The Indonesians, with a little monetary support from their Aussie neighbors, have embarked on a road building bonanza. Silky smooth tarmac roads soon will link most of the coastal settlements.
The thing is, on Sulawesi gravel sucks. The coastal climbs are often way too steep on a rough and rocky surface (at least if you’re seriously over-loaded like we are). In a few cases we ended up slipping and sliding, eventually having to push. That’s never fun.
The best part of a big hill is getting to rip down the other side. The problem with gravel on Sulawesi is that building up the necessary momentum to get your bike flying effortlessly half way up the next hill will likely get you a broken collar bone (or worse) after the big crash at the bottom.
We have ZERO desire to see the inside of a remote rural clinic manned by folks with limited medical training. So long live tarmac.
Once we got out of the busy Manado area (and its highly exotic markets) we were in for more stunning coastal riding. Tiny fishing villages, lush forests, emerald rice paddies and the big blue sea around every bend. Thankfully, the grades weren’t quite as steep as what we’d experienced around ToliToli, Buol and Paleleh.
That’s not to say we didn’t suffer. We did. But as usual, the wide open views out over the sea lessened the pain in our screaming calves.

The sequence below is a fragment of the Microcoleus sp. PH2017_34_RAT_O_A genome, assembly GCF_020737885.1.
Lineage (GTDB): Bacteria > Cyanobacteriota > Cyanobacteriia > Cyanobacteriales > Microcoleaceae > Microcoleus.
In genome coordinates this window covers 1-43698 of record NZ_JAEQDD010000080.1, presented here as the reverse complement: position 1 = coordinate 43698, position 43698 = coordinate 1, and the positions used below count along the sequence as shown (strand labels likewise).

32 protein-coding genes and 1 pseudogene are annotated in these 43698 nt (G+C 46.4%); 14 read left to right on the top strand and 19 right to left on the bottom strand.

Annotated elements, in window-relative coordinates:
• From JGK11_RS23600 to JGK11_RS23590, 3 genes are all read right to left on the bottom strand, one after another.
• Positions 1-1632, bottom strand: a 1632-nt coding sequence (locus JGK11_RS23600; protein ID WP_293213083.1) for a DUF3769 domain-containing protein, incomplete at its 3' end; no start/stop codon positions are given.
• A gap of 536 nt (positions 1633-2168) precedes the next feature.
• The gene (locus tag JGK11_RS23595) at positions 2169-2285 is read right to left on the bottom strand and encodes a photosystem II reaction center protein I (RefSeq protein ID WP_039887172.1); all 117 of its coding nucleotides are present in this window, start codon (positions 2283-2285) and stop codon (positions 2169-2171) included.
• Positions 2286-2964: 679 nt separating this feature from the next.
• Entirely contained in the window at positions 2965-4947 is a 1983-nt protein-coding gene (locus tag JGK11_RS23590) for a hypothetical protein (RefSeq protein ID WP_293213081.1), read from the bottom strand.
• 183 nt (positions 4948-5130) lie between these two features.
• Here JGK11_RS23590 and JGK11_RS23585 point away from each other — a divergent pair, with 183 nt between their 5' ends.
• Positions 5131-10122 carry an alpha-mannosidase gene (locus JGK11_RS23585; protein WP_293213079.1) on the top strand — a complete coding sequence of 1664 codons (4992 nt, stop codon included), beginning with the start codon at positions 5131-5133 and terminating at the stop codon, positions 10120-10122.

As one blog reader recently pointed out, it’s the people, not the places, that really count. While we certainly can’t fault Indonesians for any lack of friendliness (foreigners are granted instant fame on arrival) we can’t help giving in to annoyance from time to time.
Anonymity, just for moment, would be bliss. Even popping out to the corner store (sans fully-loaded bicycle) will mean a slew of Hello Misters and sundry questions (Dari mana, mister? Mau kemana, mister? Mau cari apa, mister? Tujuan apa?/ Where are you from? Where are you going? What are you looking for? What is your goal?) Leave me ALONE, I want to shout.
The incessant gawking and greeting is just too much attention for introverts like us.
Luckily, there are those unforgettable moments of genuine kindness to keep our morale and attitudes in check. Seeing us hunker down to a desolate dinner of instant noodles, a village women returns an hour later with a platter of fresh seafood and rice. Now that’s just really, really nice (tasty, too).
After that kind of experience, posing for another round of cell phone snapshots with locals excited to have a Real Live Foreigner in their midst is a little less painful.